I’m sure most readers are familiar with the story of the Trojan Horse, told most notably in Virgil’s Latin epic, The Aeneid, in which the Greeks used a clever trick — a giant horse with soldiers hidden inside — to overcome the city of Troy. In the computing world of today, a Trojan Horse is a malicious program disguised as a program that does something useful.
The New York Times has an interesting article on what may be another, even more dangerous, contemporary manifestation of the Trojan Horse. Most of us have seen some of the graphic videos, which first appeared widely in the first Gulf War, of the use of “precision” munitions (e.g., smart bombs) to attack targets in a selective way; and we have heard about “stealth” aircraft and other technological gizmos.
All of these sensors and weapons are made possible by technology, of course, and in particular by the products of the same development of solid-state electronics (Moore’s Law, and all that) that has given us smart phones, portable GPS receivers, and netbooks. However, if you take a close look at one of those consumer products “under the covers”, you’ll see that not very much of it was made here in the USA; and the same is true for many defense systems:
Despite a six-year effort to build trusted computer chips for military systems, the Pentagon now manufactures in secure facilities run by American companies only about 2 percent of the more than $3.5 billion of integrated circuits bought annually for use in military gear.
We talk a lot, for good reason, about the security threats posed by malicious computer software; but malicious hardware components, although probably beyond the ability of the average computer Bad Guy to make, can be just as dangerous, and in general are harder to detect. According to the article, those who have studied the problem do not regard the threat as purely hypothetical:
Counterfeit computer hardware, largely manufactured in Asian factories, is viewed as a significant problem by private corporations and military planners. A recent White House review noted that there had been several “unambiguous, deliberate subversions” of computer hardware.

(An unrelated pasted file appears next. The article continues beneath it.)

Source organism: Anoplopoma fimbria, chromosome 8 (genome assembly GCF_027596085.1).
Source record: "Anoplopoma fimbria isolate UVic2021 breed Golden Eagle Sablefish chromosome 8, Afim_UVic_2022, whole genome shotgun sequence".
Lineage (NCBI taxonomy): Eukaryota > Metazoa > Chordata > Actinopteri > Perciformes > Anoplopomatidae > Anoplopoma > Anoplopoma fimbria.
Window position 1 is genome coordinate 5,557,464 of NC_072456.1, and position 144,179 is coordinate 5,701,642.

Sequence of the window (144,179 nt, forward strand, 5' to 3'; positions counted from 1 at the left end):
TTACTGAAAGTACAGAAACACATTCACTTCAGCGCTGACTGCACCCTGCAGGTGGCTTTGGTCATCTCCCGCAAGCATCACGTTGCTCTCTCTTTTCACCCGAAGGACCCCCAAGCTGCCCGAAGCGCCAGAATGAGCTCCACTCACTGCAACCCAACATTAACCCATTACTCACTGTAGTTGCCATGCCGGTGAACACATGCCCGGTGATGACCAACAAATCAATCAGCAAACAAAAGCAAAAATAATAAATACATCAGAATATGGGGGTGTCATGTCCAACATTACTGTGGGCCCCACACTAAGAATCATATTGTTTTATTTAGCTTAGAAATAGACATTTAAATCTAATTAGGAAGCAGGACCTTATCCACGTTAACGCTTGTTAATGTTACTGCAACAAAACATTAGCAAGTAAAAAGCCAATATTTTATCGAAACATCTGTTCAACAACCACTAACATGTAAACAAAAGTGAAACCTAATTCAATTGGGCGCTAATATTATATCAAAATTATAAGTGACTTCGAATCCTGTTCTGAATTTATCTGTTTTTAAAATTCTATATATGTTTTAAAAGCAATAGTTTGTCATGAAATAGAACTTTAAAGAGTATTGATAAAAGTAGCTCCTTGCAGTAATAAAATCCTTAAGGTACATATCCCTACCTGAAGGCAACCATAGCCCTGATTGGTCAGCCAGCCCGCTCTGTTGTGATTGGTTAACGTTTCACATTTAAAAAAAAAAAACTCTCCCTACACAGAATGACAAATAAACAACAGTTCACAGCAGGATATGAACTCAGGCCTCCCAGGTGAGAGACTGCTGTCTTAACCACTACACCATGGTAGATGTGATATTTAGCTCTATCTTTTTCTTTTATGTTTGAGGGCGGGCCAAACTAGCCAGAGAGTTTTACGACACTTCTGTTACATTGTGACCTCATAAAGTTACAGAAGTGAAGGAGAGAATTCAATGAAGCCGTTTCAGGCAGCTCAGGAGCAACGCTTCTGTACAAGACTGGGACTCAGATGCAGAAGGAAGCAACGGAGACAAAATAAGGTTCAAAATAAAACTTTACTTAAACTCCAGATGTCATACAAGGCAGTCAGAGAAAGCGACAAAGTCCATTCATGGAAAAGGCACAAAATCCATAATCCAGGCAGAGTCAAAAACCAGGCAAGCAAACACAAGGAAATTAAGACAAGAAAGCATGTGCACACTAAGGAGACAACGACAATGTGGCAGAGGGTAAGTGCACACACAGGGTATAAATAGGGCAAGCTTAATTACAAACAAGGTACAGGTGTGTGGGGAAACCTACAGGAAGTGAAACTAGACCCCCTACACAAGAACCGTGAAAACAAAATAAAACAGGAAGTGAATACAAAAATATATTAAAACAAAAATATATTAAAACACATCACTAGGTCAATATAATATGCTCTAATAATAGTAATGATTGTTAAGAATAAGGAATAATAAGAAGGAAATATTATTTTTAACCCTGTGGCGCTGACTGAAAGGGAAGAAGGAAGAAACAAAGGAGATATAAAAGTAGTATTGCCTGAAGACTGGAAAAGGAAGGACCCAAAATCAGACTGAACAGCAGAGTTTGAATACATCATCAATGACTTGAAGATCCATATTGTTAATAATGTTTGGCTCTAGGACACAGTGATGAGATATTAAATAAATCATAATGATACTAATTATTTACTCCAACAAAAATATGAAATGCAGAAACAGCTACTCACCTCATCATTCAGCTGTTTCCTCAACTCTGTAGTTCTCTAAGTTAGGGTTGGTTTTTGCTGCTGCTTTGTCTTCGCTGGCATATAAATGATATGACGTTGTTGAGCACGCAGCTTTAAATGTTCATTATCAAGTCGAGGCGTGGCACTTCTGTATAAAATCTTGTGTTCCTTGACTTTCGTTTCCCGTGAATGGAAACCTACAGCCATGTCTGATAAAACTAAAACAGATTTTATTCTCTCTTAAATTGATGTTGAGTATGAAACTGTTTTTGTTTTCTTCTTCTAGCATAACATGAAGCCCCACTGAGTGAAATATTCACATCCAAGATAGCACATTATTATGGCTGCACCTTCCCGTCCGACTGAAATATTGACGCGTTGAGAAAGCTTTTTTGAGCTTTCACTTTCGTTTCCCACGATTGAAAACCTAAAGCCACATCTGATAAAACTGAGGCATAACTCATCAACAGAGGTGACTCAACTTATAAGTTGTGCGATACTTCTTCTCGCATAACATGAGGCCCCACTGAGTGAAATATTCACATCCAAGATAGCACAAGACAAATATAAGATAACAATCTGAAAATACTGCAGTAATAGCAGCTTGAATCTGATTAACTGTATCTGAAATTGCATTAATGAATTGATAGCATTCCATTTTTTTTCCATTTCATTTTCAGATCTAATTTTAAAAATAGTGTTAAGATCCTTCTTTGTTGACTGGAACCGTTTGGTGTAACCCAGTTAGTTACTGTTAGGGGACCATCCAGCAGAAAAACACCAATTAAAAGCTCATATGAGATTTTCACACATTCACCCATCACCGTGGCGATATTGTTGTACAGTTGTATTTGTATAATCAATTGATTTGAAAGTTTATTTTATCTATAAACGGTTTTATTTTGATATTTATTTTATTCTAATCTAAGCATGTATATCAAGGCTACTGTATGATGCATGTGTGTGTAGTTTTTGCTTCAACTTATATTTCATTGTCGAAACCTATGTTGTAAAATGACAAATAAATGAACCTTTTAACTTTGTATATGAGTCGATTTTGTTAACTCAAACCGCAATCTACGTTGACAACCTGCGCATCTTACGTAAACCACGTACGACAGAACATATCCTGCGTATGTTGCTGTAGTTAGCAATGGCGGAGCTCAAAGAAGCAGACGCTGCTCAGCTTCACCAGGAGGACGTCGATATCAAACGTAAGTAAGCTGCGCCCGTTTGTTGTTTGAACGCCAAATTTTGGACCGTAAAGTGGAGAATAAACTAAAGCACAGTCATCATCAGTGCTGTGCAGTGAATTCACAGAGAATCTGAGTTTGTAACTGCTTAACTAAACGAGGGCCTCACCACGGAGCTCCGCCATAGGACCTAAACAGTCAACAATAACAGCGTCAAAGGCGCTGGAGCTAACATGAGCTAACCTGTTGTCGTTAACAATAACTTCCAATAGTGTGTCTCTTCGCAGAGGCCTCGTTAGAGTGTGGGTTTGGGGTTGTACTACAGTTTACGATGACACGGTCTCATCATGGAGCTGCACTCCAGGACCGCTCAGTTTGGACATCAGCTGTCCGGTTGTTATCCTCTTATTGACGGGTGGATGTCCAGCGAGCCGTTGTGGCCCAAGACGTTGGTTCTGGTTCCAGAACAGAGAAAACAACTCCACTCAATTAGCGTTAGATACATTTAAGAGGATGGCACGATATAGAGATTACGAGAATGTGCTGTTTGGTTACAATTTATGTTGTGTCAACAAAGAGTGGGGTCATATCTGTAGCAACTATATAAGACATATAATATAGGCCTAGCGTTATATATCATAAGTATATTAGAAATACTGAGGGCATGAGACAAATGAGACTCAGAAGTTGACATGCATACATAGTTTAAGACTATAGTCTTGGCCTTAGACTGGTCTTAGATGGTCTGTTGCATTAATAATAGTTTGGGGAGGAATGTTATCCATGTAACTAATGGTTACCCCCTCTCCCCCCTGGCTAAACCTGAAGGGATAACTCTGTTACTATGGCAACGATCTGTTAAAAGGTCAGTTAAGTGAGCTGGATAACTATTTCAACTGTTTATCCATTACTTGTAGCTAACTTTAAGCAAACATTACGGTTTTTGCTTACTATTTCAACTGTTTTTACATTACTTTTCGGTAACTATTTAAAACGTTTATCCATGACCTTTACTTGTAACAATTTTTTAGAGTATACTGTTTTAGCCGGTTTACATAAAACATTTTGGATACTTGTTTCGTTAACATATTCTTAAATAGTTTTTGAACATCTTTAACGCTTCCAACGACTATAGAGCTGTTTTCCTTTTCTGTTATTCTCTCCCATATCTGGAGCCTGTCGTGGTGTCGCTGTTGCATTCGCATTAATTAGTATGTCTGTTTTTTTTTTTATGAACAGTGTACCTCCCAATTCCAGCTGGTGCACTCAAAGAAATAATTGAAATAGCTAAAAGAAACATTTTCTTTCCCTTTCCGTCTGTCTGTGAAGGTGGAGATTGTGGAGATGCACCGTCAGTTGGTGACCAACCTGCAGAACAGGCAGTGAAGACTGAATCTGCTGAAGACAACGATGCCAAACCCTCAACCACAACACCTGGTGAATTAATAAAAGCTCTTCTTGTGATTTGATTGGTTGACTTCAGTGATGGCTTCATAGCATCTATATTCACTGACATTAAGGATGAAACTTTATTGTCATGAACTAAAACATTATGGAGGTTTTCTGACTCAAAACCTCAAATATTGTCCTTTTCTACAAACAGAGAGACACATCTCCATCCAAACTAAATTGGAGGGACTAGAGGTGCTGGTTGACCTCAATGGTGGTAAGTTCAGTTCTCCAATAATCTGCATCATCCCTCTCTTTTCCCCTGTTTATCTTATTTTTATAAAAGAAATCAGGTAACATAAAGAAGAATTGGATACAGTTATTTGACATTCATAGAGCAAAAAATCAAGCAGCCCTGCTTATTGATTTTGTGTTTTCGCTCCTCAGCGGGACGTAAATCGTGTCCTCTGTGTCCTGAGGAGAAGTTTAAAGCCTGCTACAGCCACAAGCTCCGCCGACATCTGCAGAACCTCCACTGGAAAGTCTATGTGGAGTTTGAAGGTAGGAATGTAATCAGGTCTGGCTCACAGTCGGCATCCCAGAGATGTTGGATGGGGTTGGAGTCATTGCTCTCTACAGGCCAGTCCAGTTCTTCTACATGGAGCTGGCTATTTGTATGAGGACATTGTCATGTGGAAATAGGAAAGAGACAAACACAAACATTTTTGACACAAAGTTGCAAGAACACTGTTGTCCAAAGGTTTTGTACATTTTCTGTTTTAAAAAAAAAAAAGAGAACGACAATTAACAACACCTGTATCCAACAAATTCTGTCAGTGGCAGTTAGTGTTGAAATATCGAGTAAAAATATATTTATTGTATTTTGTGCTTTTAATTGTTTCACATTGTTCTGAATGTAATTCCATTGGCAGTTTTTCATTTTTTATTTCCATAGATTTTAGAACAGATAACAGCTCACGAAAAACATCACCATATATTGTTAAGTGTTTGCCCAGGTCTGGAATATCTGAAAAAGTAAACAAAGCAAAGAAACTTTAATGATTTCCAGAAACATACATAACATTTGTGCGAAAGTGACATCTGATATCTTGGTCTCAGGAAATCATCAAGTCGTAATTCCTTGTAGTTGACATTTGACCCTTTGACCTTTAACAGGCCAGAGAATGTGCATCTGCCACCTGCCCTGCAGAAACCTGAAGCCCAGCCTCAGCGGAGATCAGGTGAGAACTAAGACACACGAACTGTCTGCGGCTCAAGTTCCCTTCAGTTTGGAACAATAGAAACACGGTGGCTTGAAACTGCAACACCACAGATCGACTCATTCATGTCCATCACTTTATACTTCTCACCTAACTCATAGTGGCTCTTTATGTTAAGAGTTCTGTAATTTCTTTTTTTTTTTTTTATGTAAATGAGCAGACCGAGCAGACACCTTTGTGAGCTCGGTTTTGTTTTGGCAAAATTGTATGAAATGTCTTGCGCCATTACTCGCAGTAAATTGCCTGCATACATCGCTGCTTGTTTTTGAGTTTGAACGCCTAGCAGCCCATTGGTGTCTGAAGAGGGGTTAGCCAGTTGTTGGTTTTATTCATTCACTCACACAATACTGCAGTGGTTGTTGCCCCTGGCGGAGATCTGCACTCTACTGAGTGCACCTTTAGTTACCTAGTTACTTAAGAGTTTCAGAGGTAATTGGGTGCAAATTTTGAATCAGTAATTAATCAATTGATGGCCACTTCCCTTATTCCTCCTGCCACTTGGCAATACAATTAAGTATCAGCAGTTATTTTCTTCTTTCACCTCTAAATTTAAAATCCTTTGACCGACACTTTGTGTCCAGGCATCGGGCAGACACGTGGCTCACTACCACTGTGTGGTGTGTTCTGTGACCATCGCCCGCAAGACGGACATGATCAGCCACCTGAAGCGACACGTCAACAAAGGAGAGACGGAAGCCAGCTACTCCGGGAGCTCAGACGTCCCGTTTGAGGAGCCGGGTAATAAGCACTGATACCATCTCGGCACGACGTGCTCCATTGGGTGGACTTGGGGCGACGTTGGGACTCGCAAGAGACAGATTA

There have been at least a couple of incidents in which the US, or one of its allies, is alleged or suspected to have used “booby-trapped” hardware.
In 2004, Thomas C. Reed, an Air Force secretary in the Reagan administration, wrote that the United States had successfully inserted a software Trojan horse into computing equipment that the Soviet Union had bought from Canadian suppliers. Used to control a Trans-Siberian gas pipeline, the doctored software failed, leading to a spectacular explosion in 1982.
As the equipment used becomes more and more complex, it becomes correspondingly harder to verify that it works as it should, and only as it should. The general problem was described in Ken Thompson’s address, “Reflections on Trusting Trust”, given at his acceptance of the Turing Award from the Association for Computing Machinery in 1983:
No amount of source-level verification or scrutiny will protect you from using untrusted code. In demonstrating the possibility of this kind of attack, I picked on the C compiler. I could have picked on any program-handling program such as an assembler, a loader, or even hardware microcode. As the level of program gets lower, these bugs will be harder and harder to detect. A well installed microcode bug will be almost impossible to detect. [emphasis added]
All of this is fairly worrying. There is no reason that I know of to expect that the hardware design process will be any less subject to security problems than the software design process; when you add the possibility of malevolent actors into the mix, the resulting picture is far from reassuring.